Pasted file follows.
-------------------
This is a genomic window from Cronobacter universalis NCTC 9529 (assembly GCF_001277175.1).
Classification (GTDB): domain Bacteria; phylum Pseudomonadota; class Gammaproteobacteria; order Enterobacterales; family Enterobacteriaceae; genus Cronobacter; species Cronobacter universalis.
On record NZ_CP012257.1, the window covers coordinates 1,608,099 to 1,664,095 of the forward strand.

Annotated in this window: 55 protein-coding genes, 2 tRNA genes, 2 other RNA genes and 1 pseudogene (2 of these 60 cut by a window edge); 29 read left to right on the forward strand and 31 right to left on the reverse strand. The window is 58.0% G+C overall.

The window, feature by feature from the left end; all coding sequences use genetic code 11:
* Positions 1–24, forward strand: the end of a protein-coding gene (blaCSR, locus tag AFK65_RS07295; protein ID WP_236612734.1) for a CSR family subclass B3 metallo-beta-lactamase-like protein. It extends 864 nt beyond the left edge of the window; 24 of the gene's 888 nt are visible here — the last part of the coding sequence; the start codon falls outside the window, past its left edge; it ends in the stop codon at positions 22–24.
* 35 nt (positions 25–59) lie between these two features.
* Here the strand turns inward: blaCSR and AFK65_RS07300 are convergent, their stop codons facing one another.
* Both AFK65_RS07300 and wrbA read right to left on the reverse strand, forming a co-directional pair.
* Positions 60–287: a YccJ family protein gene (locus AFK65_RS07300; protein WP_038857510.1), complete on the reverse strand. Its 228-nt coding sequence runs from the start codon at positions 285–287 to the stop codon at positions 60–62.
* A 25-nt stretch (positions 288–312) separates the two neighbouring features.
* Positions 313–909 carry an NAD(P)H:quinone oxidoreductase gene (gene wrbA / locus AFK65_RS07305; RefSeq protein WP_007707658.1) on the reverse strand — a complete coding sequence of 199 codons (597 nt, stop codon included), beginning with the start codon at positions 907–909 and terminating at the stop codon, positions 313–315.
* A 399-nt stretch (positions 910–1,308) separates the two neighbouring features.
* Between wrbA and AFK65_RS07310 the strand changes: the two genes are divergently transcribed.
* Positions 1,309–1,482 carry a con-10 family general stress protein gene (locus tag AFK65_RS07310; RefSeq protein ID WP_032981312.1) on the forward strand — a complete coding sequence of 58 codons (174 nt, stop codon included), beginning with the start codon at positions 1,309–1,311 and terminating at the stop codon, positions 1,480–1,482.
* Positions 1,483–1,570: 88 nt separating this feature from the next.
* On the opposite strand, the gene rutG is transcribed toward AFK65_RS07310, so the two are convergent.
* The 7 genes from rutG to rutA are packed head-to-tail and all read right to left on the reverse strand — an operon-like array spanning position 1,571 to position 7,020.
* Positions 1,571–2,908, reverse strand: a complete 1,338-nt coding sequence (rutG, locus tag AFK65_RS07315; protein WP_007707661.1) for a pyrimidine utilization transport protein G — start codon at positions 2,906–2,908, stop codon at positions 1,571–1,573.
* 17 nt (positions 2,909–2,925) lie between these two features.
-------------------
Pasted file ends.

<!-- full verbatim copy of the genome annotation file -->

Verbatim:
This is a genomic window from Cronobacter universalis NCTC 9529 (assembly GCF_001277175.1).
Classification (GTDB): domain Bacteria; phylum Pseudomonadota; class Gammaproteobacteria; order Enterobacterales; family Enterobacteriaceae; genus Cronobacter; species Cronobacter universalis.
On record NZ_CP012257.1, the window covers coordinates 1,608,099 to 1,664,095 of the forward strand.

Annotated in this window: 55 protein-coding genes, 2 tRNA genes, 2 other RNA genes and 1 pseudogene (2 of these 60 cut by a window edge); 29 read left to right on the forward strand and 31 right to left on the reverse strand. The window is 58.0% G+C overall.

The window, feature by feature from the left end; all coding sequences use genetic code 11:
* Positions 1–24, forward strand: the end of a protein-coding gene (blaCSR, locus tag AFK65_RS07295; protein ID WP_236612734.1) for a CSR family subclass B3 metallo-beta-lactamase-like protein. It extends 864 nt beyond the left edge of the window; 24 of the gene's 888 nt are visible here — the last part of the coding sequence; the start codon falls outside the window, past its left edge; it ends in the stop codon at positions 22–24.
* 35 nt (positions 25–59) lie between these two features.
* Here the strand turns inward: blaCSR and AFK65_RS07300 are convergent, their stop codons facing one another.
* Both AFK65_RS07300 and wrbA read right to left on the reverse strand, forming a co-directional pair.
* Positions 60–287: a YccJ family protein gene (locus AFK65_RS07300; protein WP_038857510.1), complete on the reverse strand. Its 228-nt coding sequence runs from the start codon at positions 285–287 to the stop codon at positions 60–62.
* A 25-nt stretch (positions 288–312) separates the two neighbouring features.
* Positions 313–909 carry an NAD(P)H:quinone oxidoreductase gene (gene wrbA / locus AFK65_RS07305; RefSeq protein WP_007707658.1) on the reverse strand — a complete coding sequence of 199 codons (597 nt, stop codon included), beginning with the start codon at positions 907–909 and terminating at the stop codon, positions 313–315.
* A 399-nt stretch (positions 910–1,308) separates the two neighbouring features.
* Between wrbA and AFK65_RS07310 the strand changes: the two genes are divergently transcribed.
* Positions 1,309–1,482 carry a con-10 family general stress protein gene (locus tag AFK65_RS07310; RefSeq protein ID WP_032981312.1) on the forward strand — a complete coding sequence of 58 codons (174 nt, stop codon included), beginning with the start codon at positions 1,309–1,311 and terminating at the stop codon, positions 1,480–1,482.
* Positions 1,483–1,570: 88 nt separating this feature from the next.
* On the opposite strand, the gene rutG is transcribed toward AFK65_RS07310, so the two are convergent.
* The 7 genes from rutG to rutA are packed head-to-tail and all read right to left on the reverse strand — an operon-like array spanning position 1,571 to position 7,020.
* Positions 1,571–2,908, reverse strand: a complete 1,338-nt coding sequence (rutG, locus tag AFK65_RS07315; protein WP_007707661.1) for a pyrimidine utilization transport protein G — start codon at positions 2,906–2,908, stop codon at positions 1,571–1,573.
* 17 nt (positions 2,909–2,925) lie between these two features.